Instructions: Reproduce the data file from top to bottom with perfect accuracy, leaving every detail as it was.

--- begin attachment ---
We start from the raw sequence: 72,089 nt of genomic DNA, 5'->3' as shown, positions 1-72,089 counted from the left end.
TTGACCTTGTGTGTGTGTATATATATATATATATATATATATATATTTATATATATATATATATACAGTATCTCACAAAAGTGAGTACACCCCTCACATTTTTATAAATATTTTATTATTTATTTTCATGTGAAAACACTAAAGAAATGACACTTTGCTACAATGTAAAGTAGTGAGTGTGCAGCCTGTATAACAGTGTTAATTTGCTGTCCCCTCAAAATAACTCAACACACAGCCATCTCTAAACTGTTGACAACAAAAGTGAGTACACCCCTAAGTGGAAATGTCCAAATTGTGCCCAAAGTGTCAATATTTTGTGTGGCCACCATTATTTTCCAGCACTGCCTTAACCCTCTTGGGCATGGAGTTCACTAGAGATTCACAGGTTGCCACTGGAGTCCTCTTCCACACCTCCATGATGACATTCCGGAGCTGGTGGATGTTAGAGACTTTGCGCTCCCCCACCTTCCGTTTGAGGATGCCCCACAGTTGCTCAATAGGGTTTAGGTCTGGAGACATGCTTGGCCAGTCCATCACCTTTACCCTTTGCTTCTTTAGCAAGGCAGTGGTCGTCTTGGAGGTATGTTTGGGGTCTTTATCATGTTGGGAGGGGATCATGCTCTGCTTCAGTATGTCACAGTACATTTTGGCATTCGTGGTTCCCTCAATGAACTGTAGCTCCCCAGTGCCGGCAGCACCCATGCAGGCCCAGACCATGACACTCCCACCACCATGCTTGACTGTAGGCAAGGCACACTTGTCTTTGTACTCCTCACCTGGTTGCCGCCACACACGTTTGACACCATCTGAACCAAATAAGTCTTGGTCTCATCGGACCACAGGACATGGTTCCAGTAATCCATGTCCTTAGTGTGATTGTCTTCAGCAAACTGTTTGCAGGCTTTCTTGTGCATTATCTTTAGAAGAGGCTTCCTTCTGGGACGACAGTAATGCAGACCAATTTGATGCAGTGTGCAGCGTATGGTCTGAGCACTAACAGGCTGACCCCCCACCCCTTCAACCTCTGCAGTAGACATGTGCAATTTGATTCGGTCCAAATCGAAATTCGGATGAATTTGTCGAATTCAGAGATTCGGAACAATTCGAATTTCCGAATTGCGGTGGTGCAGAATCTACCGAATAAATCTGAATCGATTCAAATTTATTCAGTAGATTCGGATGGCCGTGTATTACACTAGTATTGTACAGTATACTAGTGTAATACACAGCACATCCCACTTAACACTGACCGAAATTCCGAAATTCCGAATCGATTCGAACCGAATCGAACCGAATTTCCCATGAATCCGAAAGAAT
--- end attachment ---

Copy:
We start from the raw sequence: 72,089 nt of genomic DNA, 5'->3' as shown, positions 1-72,089 counted from the left end.
TTGACCTTGTGTGTGTGTATATATATATATATATATATATATATATTTATATATATATATATATACAGTATCTCACAAAAGTGAGTACACCCCTCACATTTTTATAAATATTTTATTATTTATTTTCATGTGAAAACACTAAAGAAATGACACTTTGCTACAATGTAAAGTAGTGAGTGTGCAGCCTGTATAACAGTGTTAATTTGCTGTCCCCTCAAAATAACTCAACACACAGCCATCTCTAAACTGTTGACAACAAAAGTGAGTACACCCCTAAGTGGAAATGTCCAAATTGTGCCCAAAGTGTCAATATTTTGTGTGGCCACCATTATTTTCCAGCACTGCCTTAACCCTCTTGGGCATGGAGTTCACTAGAGATTCACAGGTTGCCACTGGAGTCCTCTTCCACACCTCCATGATGACATTCCGGAGCTGGTGGATGTTAGAGACTTTGCGCTCCCCCACCTTCCGTTTGAGGATGCCCCACAGTTGCTCAATAGGGTTTAGGTCTGGAGACATGCTTGGCCAGTCCATCACCTTTACCCTTTGCTTCTTTAGCAAGGCAGTGGTCGTCTTGGAGGTATGTTTGGGGTCTTTATCATGTTGGGAGGGGATCATGCTCTGCTTCAGTATGTCACAGTACATTTTGGCATTCGTGGTTCCCTCAATGAACTGTAGCTCCCCAGTGCCGGCAGCACCCATGCAGGCCCAGACCATGACACTCCCACCACCATGCTTGACTGTAGGCAAGGCACACTTGTCTTTGTACTCCTCACCTGGTTGCCGCCACACACGTTTGACACCATCTGAACCAAATAAGTCTTGGTCTCATCGGACCACAGGACATGGTTCCAGTAATCCATGTCCTTAGTGTGATTGTCTTCAGCAAACTGTTTGCAGGCTTTCTTGTGCATTATCTTTAGAAGAGGCTTCCTTCTGGGACGACAGTAATGCAGACCAATTTGATGCAGTGTGCAGCGTATGGTCTGAGCACTAACAGGCTGACCCCCCACCCCTTCAACCTCTGCAGTAGACATGTGCAATTTGATTCGGTCCAAATCGAAATTCGGATGAATTTGTCGAATTCAGAGATTCGGAACAATTCGAATTTCCGAATTGCGGTGGTGCAGAATCTACCGAATAAATCTGAATCGATTCAAATTTATTCAGTAGATTCGGATGGCCGTGTATTACACTAGTATTGTACAGTATACTAGTGTAATACACAGCACATCCCACTTAACACTGACCGAAATTCCGAAATTCCGAATCGATTCGAACCGAATCGAACCGAATTTCCCATGAATCCGAAAGAAT